I'm trying to wrap my head around the difference between various kinds of database indexes. I have created a little example for myself and I don't know whether I'm understanding everything correctly.

Let's say we have an fictional database table like this:

addr col1  col2
1    a     b
2    c     b
3    a     c
4    d     d
5    c     a
6    a     b
7    c     b
8    d     d
9    a     c

addr here is a physical location of the corresponding tuple. Here is my understanding of how a single-column, a multi-column and a covering index would look like (not physically, rather on a conceptual level):

create index on col1
a - 1, 3, 6, 9
c - 2, 5, 7
d - 4, 8

create index on (col1, col2)
a b - 1, 6
a c - 3, 9
c a - 5
c b - 2, 7
d d - 4, 8

create index on col1 include col2
a - 1b, 3c, 6b, 9c
c - 2b, 5a, 7b
d - 4d, 8d

So my question is: do I get it right?


You're pretty much right but this isn't the best way to conceptualize it, rather you should draw out a Tree since that is the logical data structure typically used to hold the data within an index.

Using your notation, your first example and your third example are a little hard to distinguish between what is meant to be the key / row ID for referencing the actual row and what is the included field (but I understand what you mean, given your schema details).

Here is a good article on indexing and B-Trees which has a good example of how to conceptualize it. (You can ignore the database system specific comments, such as the section on SQLite, as the generals in this article apply to pretty much any modern relational database management system.) Additionally you can play around with this B-Tree simulator to help you visualize how they grow as data is added to an indexed table.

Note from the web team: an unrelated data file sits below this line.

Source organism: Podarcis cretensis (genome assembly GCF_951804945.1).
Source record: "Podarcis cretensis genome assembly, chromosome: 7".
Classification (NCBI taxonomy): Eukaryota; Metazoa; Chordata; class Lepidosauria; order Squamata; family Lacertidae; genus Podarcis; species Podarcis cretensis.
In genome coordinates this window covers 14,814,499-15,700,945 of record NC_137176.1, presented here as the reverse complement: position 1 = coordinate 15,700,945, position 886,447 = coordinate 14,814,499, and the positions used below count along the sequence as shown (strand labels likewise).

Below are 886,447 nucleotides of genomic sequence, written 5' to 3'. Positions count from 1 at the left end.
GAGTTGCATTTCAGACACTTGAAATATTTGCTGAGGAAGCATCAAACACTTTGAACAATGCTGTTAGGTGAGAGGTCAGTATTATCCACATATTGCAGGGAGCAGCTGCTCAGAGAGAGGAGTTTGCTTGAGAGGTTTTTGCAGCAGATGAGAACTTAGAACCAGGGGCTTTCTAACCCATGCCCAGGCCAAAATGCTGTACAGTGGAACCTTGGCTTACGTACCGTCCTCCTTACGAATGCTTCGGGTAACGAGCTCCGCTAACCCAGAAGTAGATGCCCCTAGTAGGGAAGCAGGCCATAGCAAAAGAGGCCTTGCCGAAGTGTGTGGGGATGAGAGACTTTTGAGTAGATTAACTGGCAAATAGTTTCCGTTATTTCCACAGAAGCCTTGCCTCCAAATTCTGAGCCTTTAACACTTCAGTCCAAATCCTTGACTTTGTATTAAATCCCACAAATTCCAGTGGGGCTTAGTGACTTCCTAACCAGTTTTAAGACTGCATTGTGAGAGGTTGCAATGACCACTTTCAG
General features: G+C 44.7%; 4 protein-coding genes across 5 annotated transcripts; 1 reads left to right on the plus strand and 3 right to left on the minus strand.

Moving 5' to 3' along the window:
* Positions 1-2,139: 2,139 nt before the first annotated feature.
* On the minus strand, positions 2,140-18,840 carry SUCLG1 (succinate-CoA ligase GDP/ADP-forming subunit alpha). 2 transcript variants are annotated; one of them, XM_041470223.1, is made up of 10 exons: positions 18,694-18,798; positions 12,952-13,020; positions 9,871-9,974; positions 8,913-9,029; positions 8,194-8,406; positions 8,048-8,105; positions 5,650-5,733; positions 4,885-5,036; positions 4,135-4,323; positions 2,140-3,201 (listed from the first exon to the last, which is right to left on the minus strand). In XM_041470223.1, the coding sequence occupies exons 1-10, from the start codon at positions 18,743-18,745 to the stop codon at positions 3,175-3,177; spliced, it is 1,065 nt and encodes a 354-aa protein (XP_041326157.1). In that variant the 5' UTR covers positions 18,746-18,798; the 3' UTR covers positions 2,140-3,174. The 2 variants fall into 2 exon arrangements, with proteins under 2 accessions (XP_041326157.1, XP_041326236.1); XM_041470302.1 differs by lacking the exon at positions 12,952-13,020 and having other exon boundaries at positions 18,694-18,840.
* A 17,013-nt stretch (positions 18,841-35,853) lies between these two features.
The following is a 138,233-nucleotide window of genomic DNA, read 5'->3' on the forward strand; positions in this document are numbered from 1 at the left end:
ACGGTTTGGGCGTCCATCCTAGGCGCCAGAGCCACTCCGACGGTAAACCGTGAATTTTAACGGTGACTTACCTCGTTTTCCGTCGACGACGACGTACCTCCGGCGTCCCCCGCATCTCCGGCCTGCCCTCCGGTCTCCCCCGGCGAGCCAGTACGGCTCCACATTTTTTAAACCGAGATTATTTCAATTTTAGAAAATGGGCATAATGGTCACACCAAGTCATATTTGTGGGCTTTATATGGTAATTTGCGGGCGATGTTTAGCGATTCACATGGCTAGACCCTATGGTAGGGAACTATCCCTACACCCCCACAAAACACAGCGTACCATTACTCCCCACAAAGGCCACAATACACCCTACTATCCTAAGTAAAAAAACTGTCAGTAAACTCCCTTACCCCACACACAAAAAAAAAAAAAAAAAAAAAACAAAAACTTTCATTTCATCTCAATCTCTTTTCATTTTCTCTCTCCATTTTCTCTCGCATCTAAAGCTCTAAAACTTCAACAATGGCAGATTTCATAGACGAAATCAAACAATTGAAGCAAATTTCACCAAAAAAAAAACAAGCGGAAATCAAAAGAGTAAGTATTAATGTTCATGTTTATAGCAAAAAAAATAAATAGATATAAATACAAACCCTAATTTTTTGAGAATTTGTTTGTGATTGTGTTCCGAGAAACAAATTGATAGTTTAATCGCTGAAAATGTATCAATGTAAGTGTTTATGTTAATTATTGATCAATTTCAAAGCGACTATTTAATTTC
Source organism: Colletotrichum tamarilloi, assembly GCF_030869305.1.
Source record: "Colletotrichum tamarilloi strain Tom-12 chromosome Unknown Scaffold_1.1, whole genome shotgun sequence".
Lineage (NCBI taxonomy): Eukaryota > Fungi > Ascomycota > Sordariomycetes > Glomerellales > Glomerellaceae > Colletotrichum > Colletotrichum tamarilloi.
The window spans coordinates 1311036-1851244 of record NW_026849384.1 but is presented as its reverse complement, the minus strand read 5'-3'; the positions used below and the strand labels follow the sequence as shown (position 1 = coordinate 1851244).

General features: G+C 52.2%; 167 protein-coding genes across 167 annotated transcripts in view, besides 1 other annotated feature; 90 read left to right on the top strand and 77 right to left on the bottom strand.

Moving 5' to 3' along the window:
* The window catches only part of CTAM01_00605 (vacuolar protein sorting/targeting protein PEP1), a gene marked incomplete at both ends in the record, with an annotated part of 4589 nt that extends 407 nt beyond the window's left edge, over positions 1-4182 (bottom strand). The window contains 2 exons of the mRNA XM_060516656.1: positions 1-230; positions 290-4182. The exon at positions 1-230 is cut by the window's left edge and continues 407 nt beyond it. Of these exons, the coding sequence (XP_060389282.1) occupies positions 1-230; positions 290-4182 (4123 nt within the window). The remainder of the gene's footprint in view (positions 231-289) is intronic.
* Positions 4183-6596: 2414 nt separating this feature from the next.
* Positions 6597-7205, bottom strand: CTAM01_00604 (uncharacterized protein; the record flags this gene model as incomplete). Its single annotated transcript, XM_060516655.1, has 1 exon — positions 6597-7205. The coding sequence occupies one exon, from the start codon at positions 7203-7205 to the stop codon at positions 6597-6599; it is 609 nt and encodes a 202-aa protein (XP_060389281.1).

You are not far off the mark. My biggest complaint is that if there are several identical index keys, you will have several index entries. What you depicted looks more like a GIN index (except GIN multi-column indexes are different).

The actual implementation of an index is a tree structure, but you lose nothing if you imagine it as an ordered list.

So I would portray the indexes like this:

CREATE INDEX ON tab (col1);
key address
a 1
a 3
a 6
a 9
c 2
c 5
c 7
d 4
d 8

For equal keys, the entries will be sorted by address from PostgreSQL v12 on. In older versions, the order was arbitrary.

CREATE INDEX ON tab (col1, col2);
key address
a, b 1
a, b 6
a, c 3
a, c 9
c, a 5
c, b 2
c, b 7
d, d 4
d, d 8
CREATE INDEX ON tab (col1) INCLUDE (col2);
key address
a (b) 1
a (c) 3
a (b) 6
a (c) 9
c (b) 2
c (a) 5
c (b) 7
d (d) 4
d (d) 8

The included column will only be in leaf pages of the index, and the index doesn't care about its ordering.


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